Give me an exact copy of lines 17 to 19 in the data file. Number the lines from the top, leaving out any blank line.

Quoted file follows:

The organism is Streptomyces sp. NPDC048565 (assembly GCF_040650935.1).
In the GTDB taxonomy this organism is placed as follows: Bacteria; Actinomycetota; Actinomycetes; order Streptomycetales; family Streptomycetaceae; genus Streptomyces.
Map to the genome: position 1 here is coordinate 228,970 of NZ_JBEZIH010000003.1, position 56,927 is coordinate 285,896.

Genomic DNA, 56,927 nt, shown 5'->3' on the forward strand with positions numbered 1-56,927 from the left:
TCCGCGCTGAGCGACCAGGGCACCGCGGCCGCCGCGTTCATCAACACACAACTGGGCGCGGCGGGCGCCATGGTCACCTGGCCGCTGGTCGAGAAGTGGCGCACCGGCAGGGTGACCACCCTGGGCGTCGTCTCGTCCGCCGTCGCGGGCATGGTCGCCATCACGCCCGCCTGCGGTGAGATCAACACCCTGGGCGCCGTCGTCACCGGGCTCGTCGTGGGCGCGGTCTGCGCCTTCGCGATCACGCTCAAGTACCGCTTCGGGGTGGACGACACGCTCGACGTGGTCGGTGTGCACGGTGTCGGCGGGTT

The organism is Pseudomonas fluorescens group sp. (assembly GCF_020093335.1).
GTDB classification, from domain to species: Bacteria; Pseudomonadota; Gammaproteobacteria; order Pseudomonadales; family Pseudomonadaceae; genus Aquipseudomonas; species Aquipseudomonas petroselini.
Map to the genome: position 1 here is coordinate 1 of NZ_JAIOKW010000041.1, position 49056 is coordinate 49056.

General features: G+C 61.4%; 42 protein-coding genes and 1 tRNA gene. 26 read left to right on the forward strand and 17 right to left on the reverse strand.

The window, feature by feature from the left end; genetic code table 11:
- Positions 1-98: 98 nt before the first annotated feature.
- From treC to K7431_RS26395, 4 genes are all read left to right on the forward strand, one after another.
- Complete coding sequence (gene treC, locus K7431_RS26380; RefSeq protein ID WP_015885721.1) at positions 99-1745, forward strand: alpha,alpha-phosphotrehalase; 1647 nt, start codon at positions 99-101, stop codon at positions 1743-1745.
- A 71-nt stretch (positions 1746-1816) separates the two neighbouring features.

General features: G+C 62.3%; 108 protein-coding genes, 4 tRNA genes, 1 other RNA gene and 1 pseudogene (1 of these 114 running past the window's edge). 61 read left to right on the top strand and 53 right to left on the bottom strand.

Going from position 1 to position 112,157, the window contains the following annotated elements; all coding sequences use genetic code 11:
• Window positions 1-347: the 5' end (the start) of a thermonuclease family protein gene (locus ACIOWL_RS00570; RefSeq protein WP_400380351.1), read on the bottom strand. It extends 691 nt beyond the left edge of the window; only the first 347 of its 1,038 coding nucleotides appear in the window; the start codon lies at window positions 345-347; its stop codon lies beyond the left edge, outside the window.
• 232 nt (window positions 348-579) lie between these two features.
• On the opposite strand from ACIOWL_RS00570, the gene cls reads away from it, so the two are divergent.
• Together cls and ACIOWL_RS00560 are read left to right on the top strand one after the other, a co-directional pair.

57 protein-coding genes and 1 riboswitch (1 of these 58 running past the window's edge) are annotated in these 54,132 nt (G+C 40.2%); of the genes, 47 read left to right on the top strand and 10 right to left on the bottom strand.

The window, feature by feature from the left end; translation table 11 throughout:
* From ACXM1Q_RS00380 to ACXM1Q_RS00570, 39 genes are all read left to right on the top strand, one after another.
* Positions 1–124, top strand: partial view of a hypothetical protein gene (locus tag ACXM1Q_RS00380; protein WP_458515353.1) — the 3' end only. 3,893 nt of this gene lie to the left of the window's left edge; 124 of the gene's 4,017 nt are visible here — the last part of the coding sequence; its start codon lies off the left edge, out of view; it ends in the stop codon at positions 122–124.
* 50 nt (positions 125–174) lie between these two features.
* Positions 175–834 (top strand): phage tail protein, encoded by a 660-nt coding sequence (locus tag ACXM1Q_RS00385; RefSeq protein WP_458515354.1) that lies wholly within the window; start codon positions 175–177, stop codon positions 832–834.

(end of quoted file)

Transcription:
• Window positions 1-347: the 5' end (the start) of a thermonuclease family protein gene (locus ACIOWL_RS00570; RefSeq protein WP_400380351.1), read on the bottom strand. It extends 691 nt beyond the left edge of the window; only the first 347 of its 1,038 coding nucleotides appear in the window; the start codon lies at window positions 345-347; its stop codon lies beyond the left edge, outside the window.
• 232 nt (window positions 348-579) lie between these two features.
• On the opposite strand from ACIOWL_RS00570, the gene cls reads away from it, so the two are divergent.